Sticker.jpgThe poem was first published in 1995. The American political climate from which it arose bears a striking resemblance to the one we’re living in today. “I started it,” Ginsberg told Harvey Kubernik of The Los Angeles Times in 1996, “because [of] all that inflated bull about the family values, the ‘contract with America,’ Newt Gingrich and all the loudmouth stuff on talk radio, and Rush Limbaugh and all those other guys. It seemed obnoxious and stupid and kind of sub-contradictory, so I figured I’d write a poem to knock it out of the ring.”

The skeletal imagery was inspired by the Mexican holiday, the Day of the Dead, and takes a playful poke at the vanity of human desires. “It’s an old trick,” Ginsberg told Steve Silberman in a 1996 interview for HotWired, “to dress up archetypal characters as skeletons: the bishop, the Pope, the President, the police chief. There’s a Mexican painter–Posada–who does exactly that.”

In October of 1995, Ginsberg visited Paul McCartney and his family at their home in England. He recited “The Ballad of the Skeletons while one of McCartney’s daughters filmed it. As Ginsberg recalled to Silberman, he mentioned that he had to give a reading with Anne Waldman and other poets at the Royal Albert Hall, and was looking for a guitarist to accompany him. “Why don’t you try me,” McCartney said. “I love the poem.” Ginsberg continued the story:


He showed up at 5 p.m. for the sound check, and he bought a box for his family. Got all his kids together, four of them, and his wife, and he sat through the whole evening of poetry, and we didn’t say who my accompanist was going to be. We introduced him at the end of the evening, and then the roar went up on the floor of the Albert Hall, and we knocked out the song. He said if I ever got around to recording it, let him know. So he volunteered, and we made a basic track, and sent it to him, on 24 tracks, and he added maracas and drums, which it needed. It gave it a skeleton, gave it a shape. And also organ, he was trying to get that effect of Al Kooper on the early Dylan. And guitar, so he put a lot of work in on that. And then we got it back just in time for Philip Glass to fill in his arpeggios on piano.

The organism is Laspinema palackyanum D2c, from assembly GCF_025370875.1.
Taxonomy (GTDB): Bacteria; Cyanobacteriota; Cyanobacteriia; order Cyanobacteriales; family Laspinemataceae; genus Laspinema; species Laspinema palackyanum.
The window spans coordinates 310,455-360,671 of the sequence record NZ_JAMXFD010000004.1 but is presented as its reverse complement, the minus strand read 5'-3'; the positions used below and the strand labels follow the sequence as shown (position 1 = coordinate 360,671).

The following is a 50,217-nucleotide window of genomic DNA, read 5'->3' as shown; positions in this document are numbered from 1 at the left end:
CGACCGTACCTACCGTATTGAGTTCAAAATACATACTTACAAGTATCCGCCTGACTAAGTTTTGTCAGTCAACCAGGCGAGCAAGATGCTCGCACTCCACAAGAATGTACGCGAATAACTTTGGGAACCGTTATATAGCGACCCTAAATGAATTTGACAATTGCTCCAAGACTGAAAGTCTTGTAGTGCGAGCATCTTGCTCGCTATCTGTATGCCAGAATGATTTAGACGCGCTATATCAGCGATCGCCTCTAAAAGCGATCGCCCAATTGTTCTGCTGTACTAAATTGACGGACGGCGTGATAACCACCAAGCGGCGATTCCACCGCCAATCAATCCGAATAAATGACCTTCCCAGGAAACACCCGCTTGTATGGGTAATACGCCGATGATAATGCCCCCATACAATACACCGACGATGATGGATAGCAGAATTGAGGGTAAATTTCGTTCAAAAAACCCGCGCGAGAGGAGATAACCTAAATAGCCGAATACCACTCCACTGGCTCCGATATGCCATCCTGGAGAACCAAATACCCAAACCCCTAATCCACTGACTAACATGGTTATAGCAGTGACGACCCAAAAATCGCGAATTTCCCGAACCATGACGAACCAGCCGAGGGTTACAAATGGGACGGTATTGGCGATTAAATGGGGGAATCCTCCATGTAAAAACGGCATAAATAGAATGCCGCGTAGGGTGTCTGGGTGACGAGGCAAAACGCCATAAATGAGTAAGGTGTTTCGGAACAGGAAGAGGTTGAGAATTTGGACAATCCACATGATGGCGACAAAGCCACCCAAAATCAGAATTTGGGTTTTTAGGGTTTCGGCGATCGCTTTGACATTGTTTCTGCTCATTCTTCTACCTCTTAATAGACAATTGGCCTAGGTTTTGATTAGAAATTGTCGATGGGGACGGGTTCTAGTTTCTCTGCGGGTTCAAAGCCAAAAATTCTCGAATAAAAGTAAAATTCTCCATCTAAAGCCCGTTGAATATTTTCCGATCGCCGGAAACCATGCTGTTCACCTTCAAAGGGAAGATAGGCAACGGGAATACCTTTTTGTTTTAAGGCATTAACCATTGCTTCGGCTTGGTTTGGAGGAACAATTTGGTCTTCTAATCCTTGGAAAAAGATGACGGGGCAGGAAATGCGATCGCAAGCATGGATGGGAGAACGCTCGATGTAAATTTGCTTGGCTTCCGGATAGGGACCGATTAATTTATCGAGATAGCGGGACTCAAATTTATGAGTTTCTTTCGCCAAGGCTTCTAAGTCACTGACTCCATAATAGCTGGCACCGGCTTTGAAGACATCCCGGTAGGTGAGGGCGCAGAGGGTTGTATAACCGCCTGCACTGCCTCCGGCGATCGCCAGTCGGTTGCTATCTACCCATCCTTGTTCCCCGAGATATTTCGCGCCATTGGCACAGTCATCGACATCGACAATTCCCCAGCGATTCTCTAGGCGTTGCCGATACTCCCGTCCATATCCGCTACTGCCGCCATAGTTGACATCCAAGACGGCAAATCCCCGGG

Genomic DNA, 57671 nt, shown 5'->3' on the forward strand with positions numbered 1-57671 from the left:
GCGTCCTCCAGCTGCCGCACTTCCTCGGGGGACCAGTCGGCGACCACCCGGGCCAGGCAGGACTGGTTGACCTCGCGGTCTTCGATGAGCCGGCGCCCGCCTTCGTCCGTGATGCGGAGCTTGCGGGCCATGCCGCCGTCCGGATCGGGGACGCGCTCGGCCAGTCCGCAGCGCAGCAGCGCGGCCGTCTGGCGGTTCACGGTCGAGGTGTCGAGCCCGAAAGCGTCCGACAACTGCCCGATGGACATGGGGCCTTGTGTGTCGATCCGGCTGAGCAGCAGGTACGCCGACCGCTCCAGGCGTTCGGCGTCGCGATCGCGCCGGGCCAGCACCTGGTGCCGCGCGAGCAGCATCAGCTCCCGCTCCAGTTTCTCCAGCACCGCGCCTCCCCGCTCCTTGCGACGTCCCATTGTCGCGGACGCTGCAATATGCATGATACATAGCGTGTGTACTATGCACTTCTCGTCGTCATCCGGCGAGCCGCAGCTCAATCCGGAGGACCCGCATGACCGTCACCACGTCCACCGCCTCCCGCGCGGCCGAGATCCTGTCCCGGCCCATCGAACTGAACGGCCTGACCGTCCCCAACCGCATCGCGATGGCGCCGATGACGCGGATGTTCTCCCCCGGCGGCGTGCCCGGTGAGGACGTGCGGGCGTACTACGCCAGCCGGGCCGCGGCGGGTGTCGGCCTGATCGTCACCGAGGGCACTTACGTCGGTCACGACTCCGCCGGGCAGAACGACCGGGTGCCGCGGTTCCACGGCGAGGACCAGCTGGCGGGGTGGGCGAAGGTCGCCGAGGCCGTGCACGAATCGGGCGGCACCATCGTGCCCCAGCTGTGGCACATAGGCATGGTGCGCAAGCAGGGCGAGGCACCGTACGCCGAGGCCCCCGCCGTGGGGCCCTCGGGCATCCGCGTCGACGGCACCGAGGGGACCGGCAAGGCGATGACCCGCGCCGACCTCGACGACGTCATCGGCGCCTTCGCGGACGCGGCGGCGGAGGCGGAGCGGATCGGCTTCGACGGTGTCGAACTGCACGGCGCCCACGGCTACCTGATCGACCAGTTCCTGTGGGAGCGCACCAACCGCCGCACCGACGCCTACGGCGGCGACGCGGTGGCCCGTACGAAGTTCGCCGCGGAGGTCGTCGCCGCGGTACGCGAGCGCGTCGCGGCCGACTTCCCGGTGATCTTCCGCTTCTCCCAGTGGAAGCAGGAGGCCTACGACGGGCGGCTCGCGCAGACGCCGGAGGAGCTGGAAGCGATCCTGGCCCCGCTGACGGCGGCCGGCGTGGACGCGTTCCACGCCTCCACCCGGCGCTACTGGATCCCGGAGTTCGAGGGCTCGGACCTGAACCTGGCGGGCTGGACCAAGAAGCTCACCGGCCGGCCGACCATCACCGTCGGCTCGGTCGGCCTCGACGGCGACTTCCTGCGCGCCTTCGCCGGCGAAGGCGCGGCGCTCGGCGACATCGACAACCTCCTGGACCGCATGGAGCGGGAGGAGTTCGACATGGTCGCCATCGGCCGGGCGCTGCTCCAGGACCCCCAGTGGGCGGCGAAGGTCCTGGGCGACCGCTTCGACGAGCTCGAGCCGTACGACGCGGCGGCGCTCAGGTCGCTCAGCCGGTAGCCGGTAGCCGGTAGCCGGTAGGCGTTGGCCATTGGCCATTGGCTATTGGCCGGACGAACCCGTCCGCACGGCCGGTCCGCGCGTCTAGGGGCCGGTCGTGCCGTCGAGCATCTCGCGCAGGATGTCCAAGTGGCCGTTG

The recording was produced by Lenny Kaye, guitarist for the Patti Smith Group, who had put together a group of musicians for a performance of the song at a Tibet House benefit in April of 1996. One member of the audience that night was Danny Goldberg, president of Mercury Records and a fan of Ginsberg. He invited the poet to record the song, and it all came together quickly. In a 1997 article in Tikkun, Goldberg remembered Ginsberg’s giddiness over the project: “He loved that Paul McCartney had overdubbed drums on ‘Skeletons.’ He said, ‘It’s the closest I’m going to ever come to being in the Beatles,’ and giggled like a teenager.”


The recording features Ginsberg on vocals, Glass on keyboards, McCartney on guitar, drums, Hammond organ and maracas, Kaye on bass, Marc Ribot on guitar and David Mansfield on Guitar. Mercury released the song as a CD single in two versions, including one with the language sanitized for radio and television. The “B side” was a recording of Ginsberg’s “New Stanzas for Amazing Grace” that did not include McCartney or Glass. The next step was to create a video. As Goldberg recalled, Ginsberg knew an opportunity when he saw one:

When Tom Freston, the CEO of MTV, bought five of Allen’s photos, Ginsberg promptly called me, not too subtly implying that if Mercury would fund production of a video, we might be able to get on MTV. Allen had an unerring instinct of how to mobilize his mystique for those who were interested. He regaled Freston with stories of the beatniks one night at our house, which made it almost impossible for MTV to reject his video despite the fact that he was decades older than typical MTV artists and audience members.